When the news of protests and counter-protests in Charlottesville, Virginia hit the airwaves and the news cycle this weekend, activists on the East End mobilized to action, in an effort, they said to stand up against the painful and violent display of white nationalism, and the ensuing violence.
Vigils were planned across Long Island, and the East End. When Bonnie Cannon, Director of the Bridgehampton Childcare and Recreational Center, opened the doors of the center for a vigil Sunday evening, it was an opportunity for everyone there to take action to dismantle the walls of segregation right at home.
Last Sunday had long been designated as “Bridgehampton Day” at the Center, which as of late has served as heart of the African American community in Bridgehampton. With Erykah Badu on the speakers and burgers on the grill, the Center was already hopping when dozens of activists and community members started to gather. As 6 p.m. neared, Ms. Cannon gathered the group together in a circle. Since she didn’t have a microphone, the circle quickly grew tight.
“After we had a moment of silence,” said Ms. Cannon, “I saw that the white people were on one side and the black people were on the other. I said I wanted the white people to walk in the direction of the black people, and let’s hug, and greet each other. It was a beautiful thing. It wasn’t planned, or coordinated. But it was impactful and meaningful.”
Kathy Engel, who is a chair of the Department of Art and Public Policy for the NYU Tisch School, doesn’t think the vigil would have been the same if it had taken place anywhere else.
“This is clearly where it needed to be, with that joining together of people and neighborhoods,” said Ms. Engel. “I don’t think the group in that circle would have been the group at the Long Wharf. It was Bonnie’s leadership and sense of community that made that transition beautifully.”
Afterwards, people headed to the sidewalk in front of the Center, clutching placards in their hands. Many cars that passed slowed down to read signs with words like “Love is Stronger than Hate. Apathy is Not.” Or “If You’re Not Outraged, You’re not Paying Attention!” They honked in solidarity, and the crowd on the sidewalk cheered.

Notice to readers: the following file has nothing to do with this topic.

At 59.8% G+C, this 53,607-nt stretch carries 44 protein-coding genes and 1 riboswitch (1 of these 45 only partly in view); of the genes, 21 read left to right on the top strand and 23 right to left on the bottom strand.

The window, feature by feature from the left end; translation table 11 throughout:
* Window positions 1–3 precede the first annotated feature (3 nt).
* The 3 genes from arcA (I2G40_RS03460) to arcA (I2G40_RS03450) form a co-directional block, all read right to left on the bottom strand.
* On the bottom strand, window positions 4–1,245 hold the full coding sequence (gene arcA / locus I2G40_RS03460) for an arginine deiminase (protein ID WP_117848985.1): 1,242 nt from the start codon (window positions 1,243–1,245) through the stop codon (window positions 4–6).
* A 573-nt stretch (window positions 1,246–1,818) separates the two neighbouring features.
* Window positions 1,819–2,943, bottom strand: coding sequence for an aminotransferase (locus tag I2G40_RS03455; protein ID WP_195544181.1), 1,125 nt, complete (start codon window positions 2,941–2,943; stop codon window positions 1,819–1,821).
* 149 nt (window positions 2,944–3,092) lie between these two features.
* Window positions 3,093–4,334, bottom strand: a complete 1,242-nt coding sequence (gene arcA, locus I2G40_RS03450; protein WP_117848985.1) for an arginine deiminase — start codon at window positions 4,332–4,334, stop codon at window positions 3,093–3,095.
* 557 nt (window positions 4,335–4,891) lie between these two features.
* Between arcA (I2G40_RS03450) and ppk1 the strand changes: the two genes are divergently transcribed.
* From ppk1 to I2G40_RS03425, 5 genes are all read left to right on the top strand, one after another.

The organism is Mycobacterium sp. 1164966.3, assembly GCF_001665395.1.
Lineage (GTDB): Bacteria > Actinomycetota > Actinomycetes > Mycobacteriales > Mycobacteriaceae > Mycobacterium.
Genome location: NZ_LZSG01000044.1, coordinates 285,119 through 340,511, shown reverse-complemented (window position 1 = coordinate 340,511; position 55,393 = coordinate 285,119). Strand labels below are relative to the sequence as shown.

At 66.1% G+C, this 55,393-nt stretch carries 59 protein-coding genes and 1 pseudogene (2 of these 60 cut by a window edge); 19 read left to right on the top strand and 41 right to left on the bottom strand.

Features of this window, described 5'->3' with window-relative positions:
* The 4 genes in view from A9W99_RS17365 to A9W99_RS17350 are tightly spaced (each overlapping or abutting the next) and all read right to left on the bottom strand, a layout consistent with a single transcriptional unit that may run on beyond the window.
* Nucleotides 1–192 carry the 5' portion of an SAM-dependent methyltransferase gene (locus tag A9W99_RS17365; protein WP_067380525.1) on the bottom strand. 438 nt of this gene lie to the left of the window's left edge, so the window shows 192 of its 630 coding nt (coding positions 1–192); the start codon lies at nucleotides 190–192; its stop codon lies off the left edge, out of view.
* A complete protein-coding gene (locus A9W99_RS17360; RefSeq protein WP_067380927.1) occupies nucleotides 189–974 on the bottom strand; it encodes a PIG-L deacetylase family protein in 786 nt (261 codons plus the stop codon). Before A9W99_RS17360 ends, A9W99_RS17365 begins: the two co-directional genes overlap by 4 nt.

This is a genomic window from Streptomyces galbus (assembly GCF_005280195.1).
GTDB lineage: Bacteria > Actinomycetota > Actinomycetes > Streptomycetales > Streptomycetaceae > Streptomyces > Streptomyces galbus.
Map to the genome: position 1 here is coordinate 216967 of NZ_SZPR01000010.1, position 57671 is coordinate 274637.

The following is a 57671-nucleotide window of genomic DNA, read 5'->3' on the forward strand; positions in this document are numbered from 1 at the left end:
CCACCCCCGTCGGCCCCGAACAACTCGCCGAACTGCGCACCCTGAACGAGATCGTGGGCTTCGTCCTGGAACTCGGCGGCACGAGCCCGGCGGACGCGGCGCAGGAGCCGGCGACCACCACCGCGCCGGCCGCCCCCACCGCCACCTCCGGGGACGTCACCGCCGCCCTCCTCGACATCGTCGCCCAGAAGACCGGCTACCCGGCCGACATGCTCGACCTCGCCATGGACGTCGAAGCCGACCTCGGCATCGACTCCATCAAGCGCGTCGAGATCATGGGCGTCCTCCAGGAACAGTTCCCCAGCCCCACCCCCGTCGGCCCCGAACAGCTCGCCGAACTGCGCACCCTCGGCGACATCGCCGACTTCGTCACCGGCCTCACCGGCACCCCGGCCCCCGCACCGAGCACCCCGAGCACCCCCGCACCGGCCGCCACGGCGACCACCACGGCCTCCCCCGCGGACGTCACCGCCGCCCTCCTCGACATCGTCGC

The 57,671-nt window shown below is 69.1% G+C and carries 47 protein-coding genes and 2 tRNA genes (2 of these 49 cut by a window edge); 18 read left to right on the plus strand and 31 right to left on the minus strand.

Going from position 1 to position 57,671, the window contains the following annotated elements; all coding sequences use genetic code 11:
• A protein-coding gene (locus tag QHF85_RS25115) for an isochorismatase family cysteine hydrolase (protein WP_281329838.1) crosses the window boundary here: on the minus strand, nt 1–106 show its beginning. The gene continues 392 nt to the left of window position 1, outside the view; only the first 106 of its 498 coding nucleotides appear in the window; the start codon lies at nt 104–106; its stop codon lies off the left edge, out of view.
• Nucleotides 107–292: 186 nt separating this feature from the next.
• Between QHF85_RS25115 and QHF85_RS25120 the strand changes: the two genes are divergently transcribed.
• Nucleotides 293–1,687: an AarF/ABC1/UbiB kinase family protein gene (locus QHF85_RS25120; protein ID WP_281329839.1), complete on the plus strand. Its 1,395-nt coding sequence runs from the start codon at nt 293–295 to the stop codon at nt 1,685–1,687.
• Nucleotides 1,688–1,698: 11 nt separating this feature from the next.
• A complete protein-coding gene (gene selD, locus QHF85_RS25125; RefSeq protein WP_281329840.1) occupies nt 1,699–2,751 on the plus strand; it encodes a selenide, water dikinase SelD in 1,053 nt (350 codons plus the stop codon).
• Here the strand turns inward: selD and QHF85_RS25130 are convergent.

Ms. Cannon said there are a number of events at the Center that aim to bring people together, and keep conversations flowing. For example, this Friday night, Susan Taylor, the former Executive Editor of Essence magazine, will speak. Other events this fall will address issues of race relations and culture. But sometimes, it’s even more simple.
“Sometimes we just need to say everybody bring a chair and a picnic basket, and we’ll listen to some music together,” said Ms. Cannon. “We’ll open our doors, but this doesn’t need to be the only meeting ground either. Everyone should open their doors up and go places we’re not accustomed to going. Let’s make an effort and commitment to bring the community together and make us stronger.”
She hopes Sunday’s gathering at the Center, and its continuing momentum, will be the legacy of Heather Heyer, the 32-year-old woman who was killed during the rally in Charlottesville. Ms. Heyer was a part of the counter-protest that came out in peaceful protest against the nationalist rally, and was struck by a car driven by an Ohio man who was later charged with murder in the second degree.
“We saw unity and love between individuals who probably pass each other every day on the street and don’t speak,” said Ms. Cannon. “That’s the type of person Heather Heyer was, and if not for her dying, this might not have happened.”